somewhere new, and I followed because we you meet someone who seems to know you,
you don’t let that go. We set off for Mexico, where he had cousins living and working.

Through Tijuana, Ensenada, we hitch-hiked through blocks of city build-up beaded
into earth, through cacti silver desert, and the nearby sea
saltier and fishier.
To Hermosillo, flat and palm gridded at the feet of the Sierra Madre mountains,
which we followed, and the air thickened
and the green became greener to Guadalajara,
and into the sprawled, hysteric D.F., breathing like a repeating nicked record,
& too, altitude sick, ancient, angry, smog making matte rainbows over the immense city,
the distant mountains bright purple, and dazzling, the hugeness
as dazzling as being cut in half
and oxygen snapping cells in your eyes and mind.

You know how stories like this go. David showed me his anger, heavy, without apology.
Bloody noses, bruise on the cheek. Spanish I knew not too well. The hunger pains
were mean. I couldn’t get a doctor for the chlamydia. I couldn’t see no one
about my rotting molar. I got ate alive,
and maybe as well I should of.

All magic has parts of terror to it, even the magic of loving,
and a terror won’t like your arrogance no matter how honest you are about wanting
nothing too special, but wanting just enough.


I’ve got visions of life
and the images I seem to wear/
things like

silt from the rainy season, patina jungle color
painting the cobblestones in Coyoácon

still water moon, gauze, silver putty. Late August &
sweat one might make when dreaming of trees, naked jacarandas,

and woke to knowing nothing had changed in the night,
missing such and such, sweating in bed, viridian slits pasted on a lonely bedroom wall,
life behind the blinds, and swallowing my own break like swallowing a flood, &
explain to me the physics of rain,
or even how we reform bravery
after crying for a while, and my legs are so hot under the covers but I don’t move a single
melted muscle/
August night smell of that, the time to come out of summer’s withdrawal,
& this crafts regret, a sense of loss, one in the same, the body hot/the dull air in the tree,
the sun circling with purple trails of light through the shadows you always got
spotting the blank behind closed eyes.

The visions I wear dead I want to offer to you in this memory of me,
the kernel you got.
The girl you first kissed.
The girl quiet, smart in Science class. She there waiting in the rain,
and when she spoke, to you, a young man, well it was like some sort of poetry.

I wish I could let you know me the way I had wished to be loved, just once,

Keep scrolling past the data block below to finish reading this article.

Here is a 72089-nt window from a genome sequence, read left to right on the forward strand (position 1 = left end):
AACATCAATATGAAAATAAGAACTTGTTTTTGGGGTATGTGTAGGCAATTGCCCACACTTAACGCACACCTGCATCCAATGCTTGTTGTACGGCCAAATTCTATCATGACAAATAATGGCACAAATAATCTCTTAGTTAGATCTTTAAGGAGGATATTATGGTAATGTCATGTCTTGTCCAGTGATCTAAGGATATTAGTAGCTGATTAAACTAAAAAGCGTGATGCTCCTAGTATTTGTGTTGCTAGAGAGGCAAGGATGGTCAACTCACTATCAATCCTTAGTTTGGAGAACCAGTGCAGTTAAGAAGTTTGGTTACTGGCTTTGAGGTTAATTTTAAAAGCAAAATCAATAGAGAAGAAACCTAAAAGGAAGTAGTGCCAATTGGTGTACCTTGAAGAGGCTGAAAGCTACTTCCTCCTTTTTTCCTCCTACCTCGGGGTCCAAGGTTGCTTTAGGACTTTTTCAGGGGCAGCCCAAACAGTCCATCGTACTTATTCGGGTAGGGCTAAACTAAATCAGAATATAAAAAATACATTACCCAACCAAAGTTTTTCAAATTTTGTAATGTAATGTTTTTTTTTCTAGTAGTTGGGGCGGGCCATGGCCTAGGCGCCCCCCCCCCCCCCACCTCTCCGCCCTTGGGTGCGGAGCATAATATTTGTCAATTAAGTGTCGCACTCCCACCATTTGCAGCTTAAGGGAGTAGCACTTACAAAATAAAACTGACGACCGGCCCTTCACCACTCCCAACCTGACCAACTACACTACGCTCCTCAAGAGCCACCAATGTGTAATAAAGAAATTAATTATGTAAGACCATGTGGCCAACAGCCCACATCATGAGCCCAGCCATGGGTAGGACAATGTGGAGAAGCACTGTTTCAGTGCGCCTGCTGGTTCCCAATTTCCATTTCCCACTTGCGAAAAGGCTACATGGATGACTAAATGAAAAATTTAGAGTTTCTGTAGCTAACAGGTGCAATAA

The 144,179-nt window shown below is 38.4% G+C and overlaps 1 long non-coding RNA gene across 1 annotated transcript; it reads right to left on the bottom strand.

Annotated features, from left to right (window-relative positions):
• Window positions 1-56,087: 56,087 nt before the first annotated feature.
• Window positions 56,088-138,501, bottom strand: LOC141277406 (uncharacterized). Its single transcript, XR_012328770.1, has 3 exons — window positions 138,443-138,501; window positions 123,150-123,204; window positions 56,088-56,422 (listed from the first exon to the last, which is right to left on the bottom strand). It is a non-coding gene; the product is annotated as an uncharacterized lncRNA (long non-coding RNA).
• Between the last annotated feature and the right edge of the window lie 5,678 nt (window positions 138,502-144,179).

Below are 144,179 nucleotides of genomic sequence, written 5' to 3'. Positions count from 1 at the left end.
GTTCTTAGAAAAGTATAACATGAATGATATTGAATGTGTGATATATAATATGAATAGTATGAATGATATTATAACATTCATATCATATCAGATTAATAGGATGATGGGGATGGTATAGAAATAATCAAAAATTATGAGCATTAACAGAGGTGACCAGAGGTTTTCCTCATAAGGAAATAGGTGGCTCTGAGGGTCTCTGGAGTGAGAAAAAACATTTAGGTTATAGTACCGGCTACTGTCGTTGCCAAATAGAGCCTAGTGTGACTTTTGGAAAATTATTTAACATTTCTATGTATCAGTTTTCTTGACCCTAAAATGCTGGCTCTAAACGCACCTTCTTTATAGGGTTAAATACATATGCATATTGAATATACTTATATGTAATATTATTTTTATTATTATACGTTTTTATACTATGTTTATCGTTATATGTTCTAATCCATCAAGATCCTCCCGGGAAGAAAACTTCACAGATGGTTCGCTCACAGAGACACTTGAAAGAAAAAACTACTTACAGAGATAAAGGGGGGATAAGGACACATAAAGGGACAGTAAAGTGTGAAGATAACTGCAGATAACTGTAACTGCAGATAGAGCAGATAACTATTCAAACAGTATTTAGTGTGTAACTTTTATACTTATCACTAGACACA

but we just drive,
you and me
through the rain. And I asked you to tell me how it’s gathered
and how it falls and before this gush of coolness, before the night came,
walking that parking lot, there was this vision:

grenadine sun
sinking behind palm
lace and the sky is baby soft.

and that’s when I thought that love is a miracle.
Why else would you think about me like this after I’m gone.


My last client I ever let pick me up
looked at me like he was offended, like my living made him sick.
In the hotel room, dead cockroaches curled like dry magnolia leaves. The walls were a green
velvet paper, and a dirty light flickered in the bathroom. August hung.
He told me white women don’t get wet
easy, that we too mighty. He told me white women aged the ugliest.
White women had voices that dragged.
I didn’t blame him much, the way I understood why the city had ate me.
& when he kissed me
I knew kissing me was same for him as a needle prick.
I knew touching me was same as sticking his fingers in a flame.

The night became a blur. I think he held his thumbs against my throat after he was done
try to swallow, do it,
and the room kind of churned like I was falling asleep real fast,
and I don’t remember fighting it, but a stirring
of relief to dream soon.


soon/is soon now/finally soon is now.

Will you tell me about rain, explain
how we fall, too, and let me give to you the pretty things I saw over time. Share words.

Your hand on my thigh, we were never too familiar, and maybe that’s why I love you.

The rivers of my seeing seems to keep going, if memory of dead people is
what is after/scenes stamped on our histories,
a Self-Portrait reel, lay-down-next-to-me & just-be…
listen to life outside, remembering such is impossible without eternity
and I am in your memory
and you were in mine,

so I live in you.

& this is how we hope dying works.

Kayla Eason is from Northern California. She writes, currently teaches, and recently earned an MFA from San Francisco State University. Her work has appeared in Transfer Magazine, Vagabond City Lit, and the Redlands Review, for which she was awarded Best of Magazine.

This originally appeared on June 16, 2017